• One Ring. To account for full powers, must contain remote control to some massive nanotechnology and electronic controls built into a bunch of other stuff. Say, late 21st century. Plus, mind control effects - combination of mind altering chemicals and other stuff that is avialable now in crude form. Probably also late 21st century.

  • Galadriel's mirror. Future predictions require major scale AI. If you believe in Singularity, 21st century. If you don't, who knows.

  • Mithril armor. Depending on whether you require it to be actual metal, either advanced 20th/21st century composites (either weird steels, or Aluminium-Titanium), or some sort of nano-ceramics. Here's an example of actual recent developments by just one company: http://en.wikipedia.org/wiki/Advanced_Modular_Armor_Protection . For even more "magic", you get carbon nanotube based stuff (don't think anyone did that in practice yet but this is not too far off)

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"The last ring-bearer" by Krill has been translated to English. It can be found here –  fabikw Mar 4 '11 at 13:43
    
This was a fantastic answer, since the second part went far beyond what I envisioned when I asked the question. Well done! –  Martha F. Mar 5 '11 at 3:44
    
Infrasound has been demonstrated to have legitimate (predictable, repeatable) effects on human psychology? –  Nick T Jul 6 '11 at 2:02
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@Nick - See the experiment described here: en.wikipedia.org/wiki/… . Feel free to make this into a Question to get more detailed answers. –  DVK Jul 6 '11 at 5:37
    
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Interesting question, but there's sort of a fundamental problem with it. The Lord of the Rings is a story of the transition of the world of myth to the "world of man", but in terms of technology Tolkien would often (in my opinion) veer towards to superiority of the ancient or myth. For example quality weaponry & armor would typically be ancient, for example Glamdring, Narsil and Bilbo's Mithril Shirt 'made long ago'

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This is a standard pattern, both in myth (archetypal "lost knowledge and wisdom of the ancients" and in practice (think of how long it took to reach the levels of the height of technology of Roman Empire in the West - well over 10 centuries). A different Q on this site mentioned that in Ancient Alexandria they had steam engines. –  DVK Mar 4 '11 at 4:10
    
Roland's sword Durandal was made by Wayland and previously owned by Hector of Troy, so that is in good tradition with "real facts". Note that this makes it a sword from the middle of bronze time (if Hector owned it, it was made before 1180 BC). A bronze sword cutting through La Brèche is amazing. As much as having embedded relics of people who lived in the 3rd and 5th century. Also, Wayland's apparent lifespan is amazing, seeing how he was in the service of several 6th/7th century personalities. But I guess, at some point, one must be a bit forgiving about timelines with myths. –  dm.skt Mar 4 '11 at 9:20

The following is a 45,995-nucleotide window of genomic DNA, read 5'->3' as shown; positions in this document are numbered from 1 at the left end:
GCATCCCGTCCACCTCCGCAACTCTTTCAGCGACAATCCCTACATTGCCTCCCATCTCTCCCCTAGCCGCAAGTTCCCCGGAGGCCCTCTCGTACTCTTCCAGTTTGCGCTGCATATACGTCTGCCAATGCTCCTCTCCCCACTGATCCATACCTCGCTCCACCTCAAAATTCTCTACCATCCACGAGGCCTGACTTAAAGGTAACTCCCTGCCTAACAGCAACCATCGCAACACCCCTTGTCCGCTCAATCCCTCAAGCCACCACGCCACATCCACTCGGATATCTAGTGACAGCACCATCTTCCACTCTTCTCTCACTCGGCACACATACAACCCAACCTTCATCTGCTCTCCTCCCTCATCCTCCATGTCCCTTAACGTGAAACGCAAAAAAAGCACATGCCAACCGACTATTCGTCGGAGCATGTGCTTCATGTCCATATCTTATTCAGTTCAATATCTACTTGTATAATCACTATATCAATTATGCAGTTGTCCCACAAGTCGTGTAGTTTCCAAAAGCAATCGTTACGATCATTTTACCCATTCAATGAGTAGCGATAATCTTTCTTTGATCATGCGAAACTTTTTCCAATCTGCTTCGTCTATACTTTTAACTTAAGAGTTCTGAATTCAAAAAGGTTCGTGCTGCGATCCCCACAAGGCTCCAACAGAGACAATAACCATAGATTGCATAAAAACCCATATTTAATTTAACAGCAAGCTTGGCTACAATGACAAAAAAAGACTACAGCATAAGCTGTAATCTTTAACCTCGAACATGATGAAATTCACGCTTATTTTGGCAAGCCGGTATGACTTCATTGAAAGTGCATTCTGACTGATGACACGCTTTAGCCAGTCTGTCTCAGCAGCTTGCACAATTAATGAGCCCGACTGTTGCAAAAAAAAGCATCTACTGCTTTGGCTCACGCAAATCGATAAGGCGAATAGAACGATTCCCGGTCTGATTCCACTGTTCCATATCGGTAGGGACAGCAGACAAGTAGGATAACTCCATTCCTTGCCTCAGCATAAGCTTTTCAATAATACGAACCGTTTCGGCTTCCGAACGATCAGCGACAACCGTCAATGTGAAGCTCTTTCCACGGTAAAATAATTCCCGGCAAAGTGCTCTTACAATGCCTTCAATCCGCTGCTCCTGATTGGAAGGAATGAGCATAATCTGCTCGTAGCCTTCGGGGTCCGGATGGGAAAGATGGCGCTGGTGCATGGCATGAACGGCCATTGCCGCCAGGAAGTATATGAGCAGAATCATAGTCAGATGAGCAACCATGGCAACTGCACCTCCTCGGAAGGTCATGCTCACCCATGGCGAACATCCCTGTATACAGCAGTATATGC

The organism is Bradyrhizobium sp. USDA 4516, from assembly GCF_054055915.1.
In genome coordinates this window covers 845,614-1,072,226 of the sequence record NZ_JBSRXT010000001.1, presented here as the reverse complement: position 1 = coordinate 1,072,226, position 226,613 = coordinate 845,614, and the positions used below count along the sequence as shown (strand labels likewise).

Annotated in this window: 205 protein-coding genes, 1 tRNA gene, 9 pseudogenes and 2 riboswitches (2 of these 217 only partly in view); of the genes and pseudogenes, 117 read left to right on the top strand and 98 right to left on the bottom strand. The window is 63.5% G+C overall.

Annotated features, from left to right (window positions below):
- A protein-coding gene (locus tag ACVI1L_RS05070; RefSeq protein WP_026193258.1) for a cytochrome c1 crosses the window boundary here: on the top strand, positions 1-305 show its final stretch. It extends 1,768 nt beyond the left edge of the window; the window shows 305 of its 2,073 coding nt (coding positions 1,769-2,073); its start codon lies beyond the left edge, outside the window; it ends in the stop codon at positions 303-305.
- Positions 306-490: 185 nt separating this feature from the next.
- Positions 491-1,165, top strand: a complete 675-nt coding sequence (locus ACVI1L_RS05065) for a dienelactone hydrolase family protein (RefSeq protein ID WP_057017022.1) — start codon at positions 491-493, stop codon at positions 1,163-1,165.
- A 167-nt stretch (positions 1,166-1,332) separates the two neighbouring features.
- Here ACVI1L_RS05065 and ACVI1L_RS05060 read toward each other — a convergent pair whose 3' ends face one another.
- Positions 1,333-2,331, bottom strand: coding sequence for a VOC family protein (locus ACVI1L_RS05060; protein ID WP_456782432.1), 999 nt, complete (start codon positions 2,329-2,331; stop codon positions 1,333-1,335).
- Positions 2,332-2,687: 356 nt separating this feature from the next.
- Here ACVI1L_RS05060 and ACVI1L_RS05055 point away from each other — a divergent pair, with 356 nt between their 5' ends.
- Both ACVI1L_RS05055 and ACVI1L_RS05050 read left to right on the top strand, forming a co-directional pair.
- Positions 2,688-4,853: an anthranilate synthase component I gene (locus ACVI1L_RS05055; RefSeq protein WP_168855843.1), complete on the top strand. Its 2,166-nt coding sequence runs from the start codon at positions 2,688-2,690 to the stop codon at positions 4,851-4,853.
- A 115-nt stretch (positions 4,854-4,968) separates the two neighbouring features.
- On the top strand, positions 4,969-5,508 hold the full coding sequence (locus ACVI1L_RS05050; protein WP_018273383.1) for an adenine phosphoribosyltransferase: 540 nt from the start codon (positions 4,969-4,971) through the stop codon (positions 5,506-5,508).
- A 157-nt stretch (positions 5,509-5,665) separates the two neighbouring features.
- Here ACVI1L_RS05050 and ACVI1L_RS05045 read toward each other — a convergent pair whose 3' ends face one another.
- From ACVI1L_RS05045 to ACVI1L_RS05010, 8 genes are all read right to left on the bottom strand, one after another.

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In the film the Orcs at Helm's deep are kitted out and act very much 15c Western European bill blocks. The suicide bomber is a modern day version of the forlorn hope who would do this kind of thing (well, not with bombs but they would hit enemy lines first etc). They would have stacks of armour and be offered double pay if they survived etc.

When Gandalf is charging at them with cavalry, the orc line sergeant is shouting at them to keep position etc. This is exactly what you would do in that situation. They begin to shuffle back and then break when hit by cavalry - this is what would happen if you failed to keep a strong formation in front of a horse charge.

The Elf helmets are variation on a barbute. Which is quite a nice helmet as it allows a fair amount of ventiliation and visability. I cannot quite remember but I seem to recall the elves wearing full plate? If so that would be 15c too.

I think the Orcs were mainly wearing salets, 14-15c.

Overall the real world equivilant to the battle would probably be in Western Europe in about 1470.

The shire seems far more advanced and uses steam power etc. My wife thought they were pushing towards 1700s but lacked military technologies (which is the only historical field I have any knowledge of) so I could not comment but she usually knows her stuff.

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I think we can't answer that question properly, since

  • Middle-earth evolved very slowly(still using the same swords after 3 ages!)
  • It was a different world; things happened differently,
  • Technology was something 'bad', the Enemy's domain

That's my view, at least.